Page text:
This is part 13, the final post, in our Copy Matters series.
We’ve come to the end of our little series on copy. Hopefully you’ve learned something. If you haven’t, then at the very least take a look at this list of pet peeves and avoid them at all costs. Otherwise you’ll have copy that sucks.
Anyone who has done writing and editing for any length of time has their share of pet peeves. Here are a few of mine. If you want to make your writing better, avoid them.
Avoid the insider lingo. Nobody knows what you’re talking about. Justification, sanctified, narthex, host, transubstantiation… these are not words you can just throw around. Use plain English.
The only exception is if your audience is very familiar with them—but word to the wise: Your bulletin is read by everybody, and everybody does not know what transubstantiation means. The handout for a small group? That might be the place to pull out the big words.
Churches have a tendency to write with cheesy, overused metaphors, ideas and jokes. Lose the kitsch. Don’t try to be clever or cute.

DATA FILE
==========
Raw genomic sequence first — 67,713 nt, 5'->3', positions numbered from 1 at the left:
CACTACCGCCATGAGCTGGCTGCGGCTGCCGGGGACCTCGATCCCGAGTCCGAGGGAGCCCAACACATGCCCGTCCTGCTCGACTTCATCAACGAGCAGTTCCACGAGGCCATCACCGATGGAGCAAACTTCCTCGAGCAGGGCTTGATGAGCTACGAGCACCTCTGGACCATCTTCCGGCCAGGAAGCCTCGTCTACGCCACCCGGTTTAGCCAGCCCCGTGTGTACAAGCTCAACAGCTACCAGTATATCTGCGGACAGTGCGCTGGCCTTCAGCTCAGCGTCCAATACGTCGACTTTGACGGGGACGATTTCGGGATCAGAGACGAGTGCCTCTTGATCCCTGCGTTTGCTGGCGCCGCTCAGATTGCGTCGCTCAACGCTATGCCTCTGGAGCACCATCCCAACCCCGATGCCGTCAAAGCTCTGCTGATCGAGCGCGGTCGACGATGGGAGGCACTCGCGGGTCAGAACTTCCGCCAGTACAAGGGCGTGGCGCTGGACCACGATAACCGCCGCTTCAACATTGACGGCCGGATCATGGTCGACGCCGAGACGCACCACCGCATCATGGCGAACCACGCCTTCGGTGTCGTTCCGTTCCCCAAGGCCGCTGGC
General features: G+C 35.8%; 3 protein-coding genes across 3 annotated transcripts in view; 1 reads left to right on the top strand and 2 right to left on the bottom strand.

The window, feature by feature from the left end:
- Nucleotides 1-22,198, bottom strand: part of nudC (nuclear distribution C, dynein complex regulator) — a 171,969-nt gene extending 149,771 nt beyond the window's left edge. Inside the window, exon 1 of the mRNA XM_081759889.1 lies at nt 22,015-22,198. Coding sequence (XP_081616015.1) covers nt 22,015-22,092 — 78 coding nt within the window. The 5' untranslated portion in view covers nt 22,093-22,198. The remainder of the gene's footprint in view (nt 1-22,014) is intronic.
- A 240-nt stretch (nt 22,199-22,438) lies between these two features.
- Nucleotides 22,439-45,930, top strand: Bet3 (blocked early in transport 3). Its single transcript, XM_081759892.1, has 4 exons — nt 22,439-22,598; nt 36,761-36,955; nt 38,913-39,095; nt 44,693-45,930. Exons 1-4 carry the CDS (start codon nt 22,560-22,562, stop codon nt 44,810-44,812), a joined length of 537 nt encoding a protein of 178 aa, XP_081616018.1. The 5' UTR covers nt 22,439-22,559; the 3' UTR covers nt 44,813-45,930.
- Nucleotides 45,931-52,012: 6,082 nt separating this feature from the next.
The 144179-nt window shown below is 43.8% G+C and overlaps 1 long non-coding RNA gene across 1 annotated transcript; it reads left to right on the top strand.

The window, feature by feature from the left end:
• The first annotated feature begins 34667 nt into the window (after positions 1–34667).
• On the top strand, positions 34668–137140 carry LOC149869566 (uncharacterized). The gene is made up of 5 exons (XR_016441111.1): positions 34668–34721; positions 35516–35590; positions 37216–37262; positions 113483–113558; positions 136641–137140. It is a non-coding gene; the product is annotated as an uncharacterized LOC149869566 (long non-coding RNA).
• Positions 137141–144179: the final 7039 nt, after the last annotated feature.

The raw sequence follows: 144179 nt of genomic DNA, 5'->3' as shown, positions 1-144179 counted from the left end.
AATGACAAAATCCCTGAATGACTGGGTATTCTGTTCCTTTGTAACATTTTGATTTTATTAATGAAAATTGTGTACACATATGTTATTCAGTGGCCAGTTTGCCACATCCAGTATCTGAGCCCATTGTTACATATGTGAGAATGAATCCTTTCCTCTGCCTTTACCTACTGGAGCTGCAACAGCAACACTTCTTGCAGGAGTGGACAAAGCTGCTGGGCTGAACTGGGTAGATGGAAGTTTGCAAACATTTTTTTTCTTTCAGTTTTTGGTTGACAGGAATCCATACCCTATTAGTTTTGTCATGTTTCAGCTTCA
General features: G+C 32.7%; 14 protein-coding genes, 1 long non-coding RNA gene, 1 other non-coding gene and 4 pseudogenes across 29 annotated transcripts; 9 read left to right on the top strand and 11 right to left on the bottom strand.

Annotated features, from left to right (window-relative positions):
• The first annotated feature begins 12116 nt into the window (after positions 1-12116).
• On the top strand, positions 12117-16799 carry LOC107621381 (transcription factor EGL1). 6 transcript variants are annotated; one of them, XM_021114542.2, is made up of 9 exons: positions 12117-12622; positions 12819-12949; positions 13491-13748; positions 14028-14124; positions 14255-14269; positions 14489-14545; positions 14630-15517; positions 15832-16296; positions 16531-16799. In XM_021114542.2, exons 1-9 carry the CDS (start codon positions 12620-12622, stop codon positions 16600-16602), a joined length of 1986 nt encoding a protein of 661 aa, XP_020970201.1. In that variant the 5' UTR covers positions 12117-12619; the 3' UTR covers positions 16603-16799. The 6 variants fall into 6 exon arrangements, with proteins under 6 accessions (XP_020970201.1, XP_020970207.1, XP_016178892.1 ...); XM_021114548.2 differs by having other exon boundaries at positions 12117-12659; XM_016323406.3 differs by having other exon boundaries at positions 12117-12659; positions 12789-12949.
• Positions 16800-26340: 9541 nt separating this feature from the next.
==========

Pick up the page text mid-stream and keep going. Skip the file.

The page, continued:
How much you love Jesus is not determined by how many exclamation marks you use.
What’s In It For Me?
Copy should relate to the person reading it, not the person writing it. Figure out what’s important to them and talk about that. Often what the church staff thinks should be in the bulletin and what the person in the pew wants to see are two very different things.
Tell a Story
Church announcements don’t have to be boring. Tell a story. Make it engaging. Give people something they won’t get anywhere else.
The single greatest way to make your copy seem more professional is to be consistent. Even if you’re doing it wrong, do it wrong consistently:
- Do you use PM, p.m. or pm?
- Do you abbreviate the books of the Bible or not?
- Do you put the ‘www’ on a url?
I don’t care how you answer these questions—just answer them and be consistent. Create a style guide, share it with your staff and whenever you’re in doubt consult it. If something isn’t in your style guide, make a decision and add it.
Typos & Mistakes
It happens to the best of us, but do your darndest to avoid them. Read your copy out loud, find someone else to read it, create a proofing team. Whatever it takes to avoid spelling errors, typos and silly mistakes.
I Don’t Care About Grammar
Notice that none of my pet peeves have to do with grammar. I’m not a grammar Nazi. Things should sound right and be correct, but what really matters is having engaging copy.